The mailbox held a bunch of junk and one envelope with a portentous return address: "Circuit Court of the Second Circuit - The Judiciary, State of Hawaii." It took no imagination to guess the contents.
At the kitchen table, slice open the envelope. Yup. At the top of the first page was "Summons for Jury Service." Name, address, a bar code, "Participant Number" and a "Pool Number." Below that: "Failure to appear as summoned may result in the issuance of a bench warrant for your arrest and may be grounds for contempt proceedings under Section 710-1077(1)(i) of the Hawai'i Revised Statutes."
Once upon a time, such a summons would have evoked a mild feeling of dread. It meant missing at least one day of work, probably more. At The Maui News, work didn't stop just because someone was missing. The work was just added to someone else's load or taken care of outside of ordinary hours.
Ah, but not for those of us out to pasture. Who knows, it might be something of an adventure. There was always a chance the trial might be rife with personal drama and getting to know the other jurors might lead to something delightful.
Twice before, there had been a summons to duty. The first involved a criminal case. After sitting around in the hallway, prospective jurors, including a young woman of casual acquaintance, were ushered into the courtroom. It would have been great to serve on a jury that included Kat Hargis, a very attractive - in every sense of the word - sales representative for a west side radio station.
The memory of sitting next to her is vivid some decades later. Flowing auburn hair above wide-set, animated green eyes, high cheek bones, and a trim figure only slightly disguised on that day by a red, "I'm a serious businesswoman" jacket and skirt.
The prosecutor asked a couple of questions. Was I familiar with the defendant, the case or any police officers? Nope. The defense attorney asked if I could understand how a person might get caught up in situation involving drugs. Yes. The defense attorney smiled and sat down. At the same time, the prosecutor rose and had me kicked off the jury. See you later, Kat.
The second time was a civil case involving a personal injury at Kapalua Resort built by the Cameron family's Maui Land & Pineapple Co., Judge Joel August presiding. Walking over to the jury box, smile at Joel, a friend from back in the days when he was a public defender. It's a small island.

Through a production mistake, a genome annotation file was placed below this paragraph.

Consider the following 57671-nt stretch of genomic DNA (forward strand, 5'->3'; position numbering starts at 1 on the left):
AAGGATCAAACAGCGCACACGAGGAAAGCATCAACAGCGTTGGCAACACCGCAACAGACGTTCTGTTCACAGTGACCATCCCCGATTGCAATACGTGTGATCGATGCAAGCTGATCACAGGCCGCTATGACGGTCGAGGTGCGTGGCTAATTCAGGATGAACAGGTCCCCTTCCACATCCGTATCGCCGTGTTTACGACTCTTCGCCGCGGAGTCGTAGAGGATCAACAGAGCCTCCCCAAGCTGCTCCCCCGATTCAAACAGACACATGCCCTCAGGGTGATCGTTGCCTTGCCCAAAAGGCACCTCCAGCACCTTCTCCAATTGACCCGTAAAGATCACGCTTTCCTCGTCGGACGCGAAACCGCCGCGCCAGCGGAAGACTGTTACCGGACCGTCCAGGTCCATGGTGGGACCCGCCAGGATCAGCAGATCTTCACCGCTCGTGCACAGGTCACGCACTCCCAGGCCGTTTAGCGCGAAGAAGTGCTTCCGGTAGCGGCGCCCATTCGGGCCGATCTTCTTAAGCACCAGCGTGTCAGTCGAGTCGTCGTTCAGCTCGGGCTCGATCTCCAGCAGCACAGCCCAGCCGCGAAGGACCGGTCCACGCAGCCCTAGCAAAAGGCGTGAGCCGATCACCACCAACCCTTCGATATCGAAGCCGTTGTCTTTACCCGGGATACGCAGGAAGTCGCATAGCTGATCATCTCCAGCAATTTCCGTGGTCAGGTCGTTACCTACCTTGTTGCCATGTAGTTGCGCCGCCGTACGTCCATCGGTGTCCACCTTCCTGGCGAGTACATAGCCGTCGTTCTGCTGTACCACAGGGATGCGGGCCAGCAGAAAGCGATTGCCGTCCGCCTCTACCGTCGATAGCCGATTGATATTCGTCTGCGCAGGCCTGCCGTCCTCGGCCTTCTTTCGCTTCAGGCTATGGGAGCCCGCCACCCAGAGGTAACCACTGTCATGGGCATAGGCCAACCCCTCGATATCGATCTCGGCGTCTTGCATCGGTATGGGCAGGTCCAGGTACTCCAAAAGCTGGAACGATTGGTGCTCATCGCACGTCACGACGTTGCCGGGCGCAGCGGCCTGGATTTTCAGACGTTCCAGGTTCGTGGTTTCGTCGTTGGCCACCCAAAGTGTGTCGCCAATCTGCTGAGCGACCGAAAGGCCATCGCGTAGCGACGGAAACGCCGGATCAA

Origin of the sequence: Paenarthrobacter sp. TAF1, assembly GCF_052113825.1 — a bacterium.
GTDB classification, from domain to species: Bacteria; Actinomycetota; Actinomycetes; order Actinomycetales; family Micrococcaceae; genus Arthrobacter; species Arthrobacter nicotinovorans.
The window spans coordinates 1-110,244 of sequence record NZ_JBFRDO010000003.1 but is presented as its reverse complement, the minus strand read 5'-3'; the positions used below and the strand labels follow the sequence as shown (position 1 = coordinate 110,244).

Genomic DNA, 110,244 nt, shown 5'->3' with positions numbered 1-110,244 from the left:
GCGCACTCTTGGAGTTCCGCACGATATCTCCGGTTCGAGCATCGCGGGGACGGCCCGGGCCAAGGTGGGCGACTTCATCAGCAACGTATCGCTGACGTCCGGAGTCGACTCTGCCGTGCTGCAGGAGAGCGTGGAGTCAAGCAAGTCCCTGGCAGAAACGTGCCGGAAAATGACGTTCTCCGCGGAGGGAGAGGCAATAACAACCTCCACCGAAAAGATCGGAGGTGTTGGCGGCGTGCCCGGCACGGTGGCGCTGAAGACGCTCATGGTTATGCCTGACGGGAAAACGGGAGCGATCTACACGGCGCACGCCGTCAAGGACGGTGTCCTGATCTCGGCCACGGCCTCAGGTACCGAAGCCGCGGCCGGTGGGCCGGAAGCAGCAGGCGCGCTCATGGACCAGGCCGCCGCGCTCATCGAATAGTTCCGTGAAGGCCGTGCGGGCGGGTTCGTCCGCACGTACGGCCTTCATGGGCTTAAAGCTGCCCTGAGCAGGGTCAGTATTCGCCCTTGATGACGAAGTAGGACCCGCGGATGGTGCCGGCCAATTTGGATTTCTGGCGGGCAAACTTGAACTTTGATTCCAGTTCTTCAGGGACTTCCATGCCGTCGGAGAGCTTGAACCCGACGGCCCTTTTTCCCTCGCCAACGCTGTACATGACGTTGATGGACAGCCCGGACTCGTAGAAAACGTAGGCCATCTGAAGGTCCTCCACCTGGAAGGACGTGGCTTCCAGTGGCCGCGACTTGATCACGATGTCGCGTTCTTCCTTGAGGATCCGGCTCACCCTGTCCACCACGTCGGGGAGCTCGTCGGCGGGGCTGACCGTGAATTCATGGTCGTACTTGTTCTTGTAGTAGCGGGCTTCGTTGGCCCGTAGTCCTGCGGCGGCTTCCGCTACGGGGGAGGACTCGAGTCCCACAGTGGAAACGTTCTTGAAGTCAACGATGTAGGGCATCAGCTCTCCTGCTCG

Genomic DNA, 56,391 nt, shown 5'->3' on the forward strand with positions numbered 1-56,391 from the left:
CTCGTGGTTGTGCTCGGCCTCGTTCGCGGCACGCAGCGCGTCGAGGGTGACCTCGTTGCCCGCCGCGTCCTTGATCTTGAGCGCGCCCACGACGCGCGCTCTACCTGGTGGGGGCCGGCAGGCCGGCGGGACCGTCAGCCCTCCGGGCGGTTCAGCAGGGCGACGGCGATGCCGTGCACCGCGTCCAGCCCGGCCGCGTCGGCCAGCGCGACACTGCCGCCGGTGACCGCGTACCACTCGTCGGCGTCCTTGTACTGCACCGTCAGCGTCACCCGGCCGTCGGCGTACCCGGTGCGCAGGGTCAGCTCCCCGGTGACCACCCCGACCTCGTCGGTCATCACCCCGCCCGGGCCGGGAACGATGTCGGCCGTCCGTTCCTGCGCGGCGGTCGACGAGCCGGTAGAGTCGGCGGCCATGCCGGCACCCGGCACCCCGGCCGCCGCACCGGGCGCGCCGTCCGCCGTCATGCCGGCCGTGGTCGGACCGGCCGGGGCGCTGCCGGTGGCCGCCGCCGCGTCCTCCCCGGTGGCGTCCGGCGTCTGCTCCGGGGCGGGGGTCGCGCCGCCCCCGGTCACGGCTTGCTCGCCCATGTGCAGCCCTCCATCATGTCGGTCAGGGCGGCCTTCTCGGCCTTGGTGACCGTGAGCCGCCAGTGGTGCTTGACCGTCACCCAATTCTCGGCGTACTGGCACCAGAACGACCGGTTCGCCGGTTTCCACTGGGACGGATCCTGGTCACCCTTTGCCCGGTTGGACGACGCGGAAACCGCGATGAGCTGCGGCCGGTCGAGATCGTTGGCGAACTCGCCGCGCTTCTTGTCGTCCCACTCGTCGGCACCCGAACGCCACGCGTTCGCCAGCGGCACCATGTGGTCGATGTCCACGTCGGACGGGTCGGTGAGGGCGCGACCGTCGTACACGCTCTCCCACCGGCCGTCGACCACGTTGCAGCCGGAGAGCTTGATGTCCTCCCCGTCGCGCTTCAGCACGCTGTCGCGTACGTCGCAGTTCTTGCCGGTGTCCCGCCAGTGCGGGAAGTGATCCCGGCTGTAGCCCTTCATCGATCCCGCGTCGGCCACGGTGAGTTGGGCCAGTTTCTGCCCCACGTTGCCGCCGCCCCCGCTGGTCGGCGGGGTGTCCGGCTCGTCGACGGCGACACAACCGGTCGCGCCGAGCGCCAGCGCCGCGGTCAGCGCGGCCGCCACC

As soon as the prospective jurors sat down, Judge August said, "Would Mr. Youngblood approach the bench?" Not exactly standard procedure. Four attorneys joined the march. There was an air of expectant excitement. August smiled and asked the legal beagles if they had any questions. The answers left both sides satisfied. But not the judge.
"I believe Mr. Youngblood may have a personal interest in this case," His Honor said. What? "Isn't it true, you have been associated with a member of the Cameron family for some time?" he asked. Oh, boy, he's been listening to the Coconut Telegraph. It's a small island.
"Yes, sir." Oh, well, it's no secret my huapala was a member of the Cameron family, the sister, in fact, of the man who built Kapalua. The Camerons had little or nothing to do with the resort or Maui Land & Pine by that time, but Judge August wasn't taking any chances.
"I'm going to excuse Mr. Youngblood," Judge August said.
The summons for the latest chance to serve on a jury came last month. There was a Monday, 9 a.m. show-up. Plans were made to get to Wailuku no later than 8:30 a.m. and park in the municipal lot. The time before, The Dancer had been tucked into a cross-hatched section of on-street parking. Nice try. A parking ticket was stuck under the "Jury Duty Parking Permit" taped to the tank of the motorcycle. The fine was nearly the same as the $30 paid by the state to show up.
Part of the "required" routine is to call the court "after 5 p.m. on the prior business day" to see if the trial is still on. Punch in the nine-digit participant number. Find out the trial is now set for a half-hour and a day later. Make another call 24 hours later. "The trial has been settled."
Oh, well, there'll be another time. It's a small island.
* Ron Youngblood is a retired editor and staff writer for The Maui News. His e-mail address is email@example.com.